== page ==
Planting artificial seaweed to halt US beach erosion
It has been a hard winter for the nation's beaches. Storms on both sides of Lake Michigan, for example, have chewed away at shorelines. And homeowners and municipalities are casting about for solutions.
This week, on an eroding waterfront near Holland, Mich., John Lauer, president of the young Erosion Technology Systems, will install his answer to the nation's vanishing shorelines.
It is called artificial seaweed, a device that resembles huge, upside-down combs.
Five-foot-long tubular, weighted bags are laid end-to-end in parallel rows on the lake bottom near the shore - with flexible ''teeth,'' or fronds, floating upward.
The fronds are supposed to slow the water just enough so that the sand usually carried along by the current will drop onto the base of the device.
The accumulated sand forms a sand bar, which absorbs the shock of incoming waves that normally would eat away at the shoreline.
The idea, which is controversial to begin with, is the latest in a long line of low-cost erosion prevention devices, says Charles N. Johnson, hydraulic engineer in the coastal engineering branch of the US Army Corps of Engineers' north central division. ''It's amazing how few of them have actually worked out.''
So far, results have been mixed.
For years, pounding waves and wind had eaten away the Langdon Park beach in Wilmette, Ill., leaving just a bare bluff.
But with the installation 18 months ago of an artificial seaweed called Seascape, there has been no waterfront erosion, says Ray Van de Walle, director of the Wilmette Park District.
But 50 miles south of Lauer's planned installation, Frank Lahr has watched Lake Michigan storms chew away at his waterfront property. Since 1981 he has lost all of his 50-foot-wide beach and another 30 feet of bluff.
So, a year ago, he and his neighbors installed 1,800 feet of Seascape.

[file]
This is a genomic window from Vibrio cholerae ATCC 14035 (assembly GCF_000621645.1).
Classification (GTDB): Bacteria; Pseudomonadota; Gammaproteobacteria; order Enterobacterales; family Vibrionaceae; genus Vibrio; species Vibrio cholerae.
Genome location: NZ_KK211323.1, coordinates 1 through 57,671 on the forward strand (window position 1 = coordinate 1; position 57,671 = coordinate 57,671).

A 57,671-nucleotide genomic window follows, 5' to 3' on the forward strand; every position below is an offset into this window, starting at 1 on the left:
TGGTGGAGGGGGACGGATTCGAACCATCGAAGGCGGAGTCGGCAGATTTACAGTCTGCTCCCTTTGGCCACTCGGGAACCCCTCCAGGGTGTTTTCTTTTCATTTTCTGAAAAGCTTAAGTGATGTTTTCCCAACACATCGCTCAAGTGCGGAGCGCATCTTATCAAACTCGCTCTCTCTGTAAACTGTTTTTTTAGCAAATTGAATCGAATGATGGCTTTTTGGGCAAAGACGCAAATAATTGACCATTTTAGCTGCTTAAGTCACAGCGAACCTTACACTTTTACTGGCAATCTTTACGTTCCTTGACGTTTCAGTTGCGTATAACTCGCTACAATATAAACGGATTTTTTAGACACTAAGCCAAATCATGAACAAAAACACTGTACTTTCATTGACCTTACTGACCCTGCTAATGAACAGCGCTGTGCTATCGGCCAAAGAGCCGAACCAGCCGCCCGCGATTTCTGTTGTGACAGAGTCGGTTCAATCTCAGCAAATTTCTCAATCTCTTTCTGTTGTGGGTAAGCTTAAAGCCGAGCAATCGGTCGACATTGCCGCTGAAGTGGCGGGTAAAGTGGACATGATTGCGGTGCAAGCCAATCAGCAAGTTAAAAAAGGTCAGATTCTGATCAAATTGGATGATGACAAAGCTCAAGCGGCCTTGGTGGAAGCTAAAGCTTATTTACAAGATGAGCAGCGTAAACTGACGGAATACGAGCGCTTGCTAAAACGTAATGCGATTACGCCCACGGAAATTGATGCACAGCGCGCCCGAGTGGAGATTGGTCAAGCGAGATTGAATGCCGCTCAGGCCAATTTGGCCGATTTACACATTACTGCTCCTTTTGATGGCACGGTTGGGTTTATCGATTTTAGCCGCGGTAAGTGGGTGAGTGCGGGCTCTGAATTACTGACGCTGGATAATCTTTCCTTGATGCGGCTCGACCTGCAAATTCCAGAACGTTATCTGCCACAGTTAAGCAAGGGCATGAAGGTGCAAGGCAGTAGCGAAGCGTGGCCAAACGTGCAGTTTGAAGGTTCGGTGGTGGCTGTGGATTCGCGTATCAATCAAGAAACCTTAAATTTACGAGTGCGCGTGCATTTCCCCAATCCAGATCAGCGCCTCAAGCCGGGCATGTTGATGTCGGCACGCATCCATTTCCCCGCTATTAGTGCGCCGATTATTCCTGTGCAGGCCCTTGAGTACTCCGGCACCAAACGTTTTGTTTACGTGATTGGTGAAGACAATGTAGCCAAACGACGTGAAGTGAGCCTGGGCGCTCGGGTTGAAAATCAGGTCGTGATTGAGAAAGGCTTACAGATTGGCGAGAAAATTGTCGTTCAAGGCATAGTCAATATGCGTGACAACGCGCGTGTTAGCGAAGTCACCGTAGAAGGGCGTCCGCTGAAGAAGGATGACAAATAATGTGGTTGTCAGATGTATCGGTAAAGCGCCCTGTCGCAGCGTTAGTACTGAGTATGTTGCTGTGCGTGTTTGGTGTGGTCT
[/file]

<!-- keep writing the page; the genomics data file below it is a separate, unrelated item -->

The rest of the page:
The units ''never really got covered very well,'' Mr. Lahr recalls. ''And by fall they'd become all snarled up.''
But the seaweed idea simply needed refinement, according to Mr. Lauer. His innovation of the Seascape idea was to connect the five-foot-long units of seaweed in a grid-like pattern to keep them from shifting or floating away.
The seaweed concept being marketed by Lauer and others comes at a critical time.
Many communities just don't have the money to repair beaches that were severely eroded by last winter's storms, and federal help is getting scarce. The United States Army Corps of Engineers, for example, is having to shift its emphasis from construction projects to maintenance.
''This has been a bad year for the beaches - East and West,'' says Bill Forman, a civil engineer with the US Army Corps of Engineers. ''And many people are looking for a solution.''
What is attractive about artificial seaweed is its relatively low price. For the Wilmette beach, the Corps proposed solutions costing from $400,000 to $1 million, Mr. Van de Walle recalls.
The seaweed cost Wilmette just $3,000 (although that was a special price to test the product.)
Since the Wilmette installation, the concept has gained wide attention, observers say.
John Morrisroe, who marketed Seascape before forming his own company, Beach Builders of America, has been involved in more than 40 installations.
Surprisingly, erosion engineers and others say they're still not sure whether the concept will work. They say that shorelines are so dynamic and complicated that a full-scale study needs to be done.
The Corps of Engineers is analyzing a site in Cape Hatteras, N.C., where Seascape was originally installed, but their report won't be out until early next year.
''I'm putting it all on the line,'' admits Lauer. ''It's a shoestring operation.''
Van de Walle says that seaweed won't solve all the world's erosion problems, but ''in my opinion the artificial seaweed concept will work.''